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Following in the footsteps of Southeast Asian neighbours Singapore, Malaysia, Indonesia and the Philippines, Thailand’s central bank, Bank of Thailand (BOT) is prioritising the establishment of formal digital banking licences.

BOT has now opened its draft Virtual Bank Licensing Framework for consultation by the industry. This framework, once finalised, will guide interested parties on the regulatory, licensing, and supervisory requirements of applying for a formal digital bank licence in Thailand.

New virtual bank licences to bolster competition and drive innovation

As with many other Asian nations, Thailand’s central bank has stated that the focus of any new virtual banks in the country should be on improving access to financial services for underserved and unbanked segments of the population – including for individual consumers, as well as micro, small and medium enterprises (MSMEs). While Thailand’s official financial inclusion rate is high, with 99% of Thai households having access to basic financial services (BOT 2020), many Thai consumers and businesses are underserved – that is, they don’t have access to the financial services and products that they actually need and want.

The introduction of the new virtual bank licences has been touted by BOT as an effective way to drive competition within the financial services industry, while also fostering innovative new ways of thinking that can help to address underserved markets.

Fintech to enable financial inclusion in Thailand

As we know from the experiences of other countries, agile fintechs are often best positioned to roll out financial products and services that effectively increase access to financial services for people who are currently excluded. Whether they are excluded due to low income (i.e. they can’t hold a bank account as their income is too low) or location (i.e. living in rural and remote areas with limited access to services), digital financial services have been effectively enabling financial inclusion for unbanked and underserved consumers across the globe for many years now.

In Thailand, a focus of the virtual banks will be on improving access to credit and lending services for the country’s millions of MSMEs, many of which are currently operating on a cash basis, with no access to funding to fuel growth.

High standards imposed by BOT

To minimise risk while still driving innovation, BOT’s proposed framework demands a very high standard of financial security and experience of all applicants, which will make it difficult for smaller startups and SMEs to enter the race, with all applicants needing to have at least 5 billion Baht (USD $151 million) of registered capital on the day of commencement.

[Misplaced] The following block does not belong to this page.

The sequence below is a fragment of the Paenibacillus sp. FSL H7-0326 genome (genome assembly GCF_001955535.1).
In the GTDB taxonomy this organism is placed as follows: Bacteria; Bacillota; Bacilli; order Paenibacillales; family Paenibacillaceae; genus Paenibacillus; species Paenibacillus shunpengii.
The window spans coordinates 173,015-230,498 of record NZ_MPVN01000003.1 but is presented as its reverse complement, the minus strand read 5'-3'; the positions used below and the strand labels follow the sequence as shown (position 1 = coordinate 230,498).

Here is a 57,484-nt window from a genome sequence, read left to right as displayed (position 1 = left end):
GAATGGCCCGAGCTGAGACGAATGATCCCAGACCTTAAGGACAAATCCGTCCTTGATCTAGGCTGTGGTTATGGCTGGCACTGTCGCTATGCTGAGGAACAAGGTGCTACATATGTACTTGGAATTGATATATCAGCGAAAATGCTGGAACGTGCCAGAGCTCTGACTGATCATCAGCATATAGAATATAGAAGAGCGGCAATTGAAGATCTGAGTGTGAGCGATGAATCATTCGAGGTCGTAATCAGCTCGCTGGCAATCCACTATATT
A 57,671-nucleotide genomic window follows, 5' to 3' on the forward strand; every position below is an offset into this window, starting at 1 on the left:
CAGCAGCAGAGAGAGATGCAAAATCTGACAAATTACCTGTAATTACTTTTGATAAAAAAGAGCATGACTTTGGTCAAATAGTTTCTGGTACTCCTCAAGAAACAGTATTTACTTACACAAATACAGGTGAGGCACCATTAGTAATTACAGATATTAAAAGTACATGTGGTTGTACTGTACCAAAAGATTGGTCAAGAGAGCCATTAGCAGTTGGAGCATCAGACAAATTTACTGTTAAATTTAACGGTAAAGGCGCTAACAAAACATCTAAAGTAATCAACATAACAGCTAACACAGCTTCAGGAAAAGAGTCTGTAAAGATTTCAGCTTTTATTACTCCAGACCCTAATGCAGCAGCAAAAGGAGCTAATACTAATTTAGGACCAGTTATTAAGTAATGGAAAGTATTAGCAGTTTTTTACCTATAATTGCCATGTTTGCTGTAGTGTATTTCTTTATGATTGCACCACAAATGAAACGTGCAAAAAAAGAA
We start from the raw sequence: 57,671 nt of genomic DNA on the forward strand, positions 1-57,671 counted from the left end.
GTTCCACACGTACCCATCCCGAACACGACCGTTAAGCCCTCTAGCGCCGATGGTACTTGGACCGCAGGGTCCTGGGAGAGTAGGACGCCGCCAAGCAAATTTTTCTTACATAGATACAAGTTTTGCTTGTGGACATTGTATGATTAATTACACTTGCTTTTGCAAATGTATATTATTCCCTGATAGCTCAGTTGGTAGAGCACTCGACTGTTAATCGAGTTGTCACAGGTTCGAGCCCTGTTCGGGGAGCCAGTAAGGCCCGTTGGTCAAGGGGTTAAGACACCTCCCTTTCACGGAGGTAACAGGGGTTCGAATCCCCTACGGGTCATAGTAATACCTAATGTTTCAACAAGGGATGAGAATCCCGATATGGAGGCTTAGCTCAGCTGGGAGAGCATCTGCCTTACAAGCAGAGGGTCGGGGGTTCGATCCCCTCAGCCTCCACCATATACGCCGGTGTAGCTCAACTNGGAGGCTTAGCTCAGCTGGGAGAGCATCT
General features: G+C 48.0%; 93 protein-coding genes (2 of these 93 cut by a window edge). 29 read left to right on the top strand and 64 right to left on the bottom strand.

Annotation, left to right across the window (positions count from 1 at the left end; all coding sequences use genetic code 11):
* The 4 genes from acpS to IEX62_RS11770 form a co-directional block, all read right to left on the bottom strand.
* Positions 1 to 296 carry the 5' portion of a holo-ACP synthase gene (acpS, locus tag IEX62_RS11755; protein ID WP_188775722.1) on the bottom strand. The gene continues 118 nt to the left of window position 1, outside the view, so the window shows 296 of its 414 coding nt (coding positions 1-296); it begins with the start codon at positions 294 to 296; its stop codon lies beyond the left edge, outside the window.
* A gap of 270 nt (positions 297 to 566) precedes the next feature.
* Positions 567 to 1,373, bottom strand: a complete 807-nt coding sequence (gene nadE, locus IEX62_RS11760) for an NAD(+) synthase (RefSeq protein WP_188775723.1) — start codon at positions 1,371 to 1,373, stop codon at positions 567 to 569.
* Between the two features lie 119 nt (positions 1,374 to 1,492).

The new virtual banks must be 100% purely digital, meaning no branded automatic tellers or cash deposit machines, however withdrawals and deposits will be possible via other bank ATMs. While digital banks in some Southeast Asian countries, including Vietnam and the Philippines, have rolled out ‘kiosks’ where customers can open new accounts and talk with bank staff face-to-face (generally via retail outlets), Thailand’s virtual banks must operate online only.

Out with the old… legacy technology

Another key point to note in the draft framework is that the successful virtual banks must not be operating on a legacy technology system – that is, these new banks must be built on next-generation technology platforms. This will ensure that the new banks are built for change and will be able to respond to evolving market and consumer demands as required.

As we’ve done in Malaysia, Singapore, the Philippines and Indonesia, Mambu’s APAC team looks forward to working closely with some of the virtual bank licence applicants in Thailand over the coming months to guide them on technology decisions and ensure they’re building future-ready banks that will withstand the tests of time.

Draft framework under review

BOT’s Virtual Bank Licensing Framework is currently available for review, with comments and suggestions on the proposed framework due by 12 February 2023. After this date, feedback will be compiled and relevant comments included in BOT’s submission to Thailand’s Ministry of Finance for consideration.

It is expected that the MoF will release the final framework and launch the licence application process during 2023, with successful applicants to be announced in 2024.

It is an exciting time in Thailand to see the country take another step towards a regulated digital banking industry and a sustainable digital economy.



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William Dale
Will is responsible for driving growth of the business across the APAC region. During his career, Will managed large enterprise transformation projects and he now works on technology architecture, business models and consumer product strategy with neo-banks, tier one banks, fintechs and financial brands who rely on the Mambu platform to provide banking, lending and BPaaS services.
William Dale